Robert Jeffress, a Texas megachurch pastor and one of the Trump administration’s evangelical advisers, is facing criticism over billboards his church erected declaring America a “Christian nation.”
In fact, after a bit of online outrage, including an editorial from The Dallas Morning News, the billboard company contracting with the church, Outfront Media, decided to pull the signs down, describing the declaration — “America Is a Christian Nation” — as “anger provoking,” according to a statement from the church that was obtained by IJR.
Dallas Mayor Mike Rawlings, a Democrat, seemed to take issue with the billboards, too. In a statement to the newspaper, Rawlings said he doesn’t mind people “being proud of the Christian tradition in America” but added it’s important for the faith-based community to promote “a city of love versus a city of hate.”
And Metroplex Atheists, a branch of the national group American Atheists, is staging a protest at First Baptist Church to confront Jeffress’ patriotic message.
“The idea that America is a Christian nation is a myth and spreads an exclusionary false message that creates division in our country,” the event’s description reads. “The United States is a free nation founded on a secular Constitution that includes freedom of religion.”
What were the billboards for?
The billboards were promoting an upcoming event called “Freedom Sunday,” which, according to Jeffress, will “celebrate our freedom as Americans and our freedom in Christ with patriotic worship” and a sermon about the United States’ religious foundation.
Following Outfront Media’s decision to take down the billboards, the Dallas-based megachurch offered to recast the verbiage on the signs into a question: “Is America a Christian Nation?” But the advertising company was not interested in keeping the signs up.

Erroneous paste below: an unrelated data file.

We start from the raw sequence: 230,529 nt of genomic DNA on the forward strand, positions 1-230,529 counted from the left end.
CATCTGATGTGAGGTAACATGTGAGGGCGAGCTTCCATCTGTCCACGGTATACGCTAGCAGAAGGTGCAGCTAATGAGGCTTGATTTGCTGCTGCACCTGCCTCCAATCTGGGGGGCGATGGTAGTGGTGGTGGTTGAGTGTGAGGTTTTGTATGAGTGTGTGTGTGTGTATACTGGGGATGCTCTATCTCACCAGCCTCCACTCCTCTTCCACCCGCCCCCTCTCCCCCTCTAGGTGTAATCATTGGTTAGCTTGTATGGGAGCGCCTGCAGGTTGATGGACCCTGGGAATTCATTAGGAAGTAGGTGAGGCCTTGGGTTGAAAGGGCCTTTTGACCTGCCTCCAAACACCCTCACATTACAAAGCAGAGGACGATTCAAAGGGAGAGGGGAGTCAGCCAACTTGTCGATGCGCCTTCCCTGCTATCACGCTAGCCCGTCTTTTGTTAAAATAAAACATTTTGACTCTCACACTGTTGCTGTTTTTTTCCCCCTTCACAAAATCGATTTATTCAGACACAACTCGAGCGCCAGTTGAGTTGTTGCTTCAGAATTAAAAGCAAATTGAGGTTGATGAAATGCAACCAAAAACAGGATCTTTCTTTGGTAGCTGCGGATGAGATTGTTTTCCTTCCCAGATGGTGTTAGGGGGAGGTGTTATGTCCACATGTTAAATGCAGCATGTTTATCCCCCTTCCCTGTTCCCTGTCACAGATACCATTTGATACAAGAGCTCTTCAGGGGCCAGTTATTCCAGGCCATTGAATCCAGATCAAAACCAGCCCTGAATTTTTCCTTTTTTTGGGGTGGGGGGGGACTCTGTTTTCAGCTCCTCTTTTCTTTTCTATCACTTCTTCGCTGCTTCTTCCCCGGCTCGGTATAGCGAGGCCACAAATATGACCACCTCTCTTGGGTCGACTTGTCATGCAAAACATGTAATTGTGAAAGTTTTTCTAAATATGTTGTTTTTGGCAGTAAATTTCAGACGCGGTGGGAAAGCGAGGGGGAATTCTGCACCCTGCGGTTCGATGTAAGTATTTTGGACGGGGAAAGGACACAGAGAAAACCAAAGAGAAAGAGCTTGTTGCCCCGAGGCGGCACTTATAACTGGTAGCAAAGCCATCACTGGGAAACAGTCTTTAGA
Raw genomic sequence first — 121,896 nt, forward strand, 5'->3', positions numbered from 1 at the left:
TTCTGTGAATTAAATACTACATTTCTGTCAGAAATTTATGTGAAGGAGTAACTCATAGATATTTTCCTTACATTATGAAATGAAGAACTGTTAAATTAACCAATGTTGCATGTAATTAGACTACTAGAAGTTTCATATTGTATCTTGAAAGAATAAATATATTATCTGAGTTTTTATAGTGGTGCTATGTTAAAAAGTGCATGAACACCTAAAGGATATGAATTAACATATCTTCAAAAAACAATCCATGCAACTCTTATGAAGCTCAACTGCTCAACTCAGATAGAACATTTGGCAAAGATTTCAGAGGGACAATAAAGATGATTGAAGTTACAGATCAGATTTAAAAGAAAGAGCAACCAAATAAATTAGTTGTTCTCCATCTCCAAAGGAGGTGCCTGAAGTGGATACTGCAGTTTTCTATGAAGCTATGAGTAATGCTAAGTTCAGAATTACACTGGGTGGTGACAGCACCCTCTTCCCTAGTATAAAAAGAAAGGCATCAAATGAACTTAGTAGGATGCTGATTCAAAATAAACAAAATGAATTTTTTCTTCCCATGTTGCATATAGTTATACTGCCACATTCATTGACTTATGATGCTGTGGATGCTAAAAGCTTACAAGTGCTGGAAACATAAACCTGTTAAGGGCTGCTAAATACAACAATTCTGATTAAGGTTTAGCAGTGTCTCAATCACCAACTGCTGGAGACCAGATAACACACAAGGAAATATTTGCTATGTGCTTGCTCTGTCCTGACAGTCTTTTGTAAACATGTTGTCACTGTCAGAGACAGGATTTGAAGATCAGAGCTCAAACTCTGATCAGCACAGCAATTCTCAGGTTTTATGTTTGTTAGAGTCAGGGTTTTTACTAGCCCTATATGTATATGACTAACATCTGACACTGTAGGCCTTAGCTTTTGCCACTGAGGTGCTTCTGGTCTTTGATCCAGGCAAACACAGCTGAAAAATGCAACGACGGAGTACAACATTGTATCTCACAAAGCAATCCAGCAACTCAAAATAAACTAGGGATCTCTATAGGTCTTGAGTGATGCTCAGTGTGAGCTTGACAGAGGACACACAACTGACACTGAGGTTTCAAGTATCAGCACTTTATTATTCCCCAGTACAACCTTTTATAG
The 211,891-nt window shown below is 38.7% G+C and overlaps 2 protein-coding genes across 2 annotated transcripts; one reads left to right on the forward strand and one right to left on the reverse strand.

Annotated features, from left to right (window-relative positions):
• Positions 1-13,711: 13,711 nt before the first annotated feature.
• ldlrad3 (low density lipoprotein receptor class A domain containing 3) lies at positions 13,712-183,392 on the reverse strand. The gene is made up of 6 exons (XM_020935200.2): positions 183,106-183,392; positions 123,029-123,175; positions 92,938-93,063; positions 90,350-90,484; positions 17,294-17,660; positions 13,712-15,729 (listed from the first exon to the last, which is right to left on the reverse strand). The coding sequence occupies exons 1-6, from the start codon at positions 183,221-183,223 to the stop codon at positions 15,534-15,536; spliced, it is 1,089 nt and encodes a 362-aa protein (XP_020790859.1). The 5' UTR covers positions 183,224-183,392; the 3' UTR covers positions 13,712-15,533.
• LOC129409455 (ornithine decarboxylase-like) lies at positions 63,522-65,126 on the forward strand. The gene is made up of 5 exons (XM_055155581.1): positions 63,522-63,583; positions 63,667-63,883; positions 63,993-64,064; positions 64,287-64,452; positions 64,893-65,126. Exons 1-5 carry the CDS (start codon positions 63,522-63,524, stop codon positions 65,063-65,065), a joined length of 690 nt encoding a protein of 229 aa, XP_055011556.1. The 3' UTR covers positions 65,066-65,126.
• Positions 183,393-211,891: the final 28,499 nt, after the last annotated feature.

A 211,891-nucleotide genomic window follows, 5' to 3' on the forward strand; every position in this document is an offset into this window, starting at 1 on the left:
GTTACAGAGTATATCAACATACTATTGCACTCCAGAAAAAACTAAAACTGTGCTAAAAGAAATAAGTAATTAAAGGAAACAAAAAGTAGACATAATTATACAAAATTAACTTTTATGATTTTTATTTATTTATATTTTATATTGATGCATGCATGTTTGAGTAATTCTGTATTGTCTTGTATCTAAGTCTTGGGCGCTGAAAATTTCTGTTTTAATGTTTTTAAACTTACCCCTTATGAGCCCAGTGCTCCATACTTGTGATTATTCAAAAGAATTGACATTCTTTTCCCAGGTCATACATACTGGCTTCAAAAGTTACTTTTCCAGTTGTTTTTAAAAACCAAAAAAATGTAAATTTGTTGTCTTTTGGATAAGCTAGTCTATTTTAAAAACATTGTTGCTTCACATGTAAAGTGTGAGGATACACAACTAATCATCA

How is Jeffress responding?
Jeffress, who also serves as a commentator on Fox News, made clear in the church’s statement that he supports the “right of businesses to refuse service to customers based on religious conviction” but noted that religious censorship should be concerning to people of all faiths.
“It should greatly concern people of any faith when those in the press or government proactively seek to defeat, censor, or silence any religious message with which they disagree,” he said. “I would not object to someone placing a billboard that said, ‘America is NOT a Christian Nation’ or ‘America is a Muslim Nation.’”
The conservative pastor went on to claim many on the left are taking issue with his message because they know there’s “historical evidence” supporting the controversial billboard’s assertion that the U.S. is a “Christian nation.”
“Regardless, we will not be deterred as we defend the foundational values of our country,” Jeffress said, inviting residents “of all faiths” to attend the June 24 service and give his message a chance.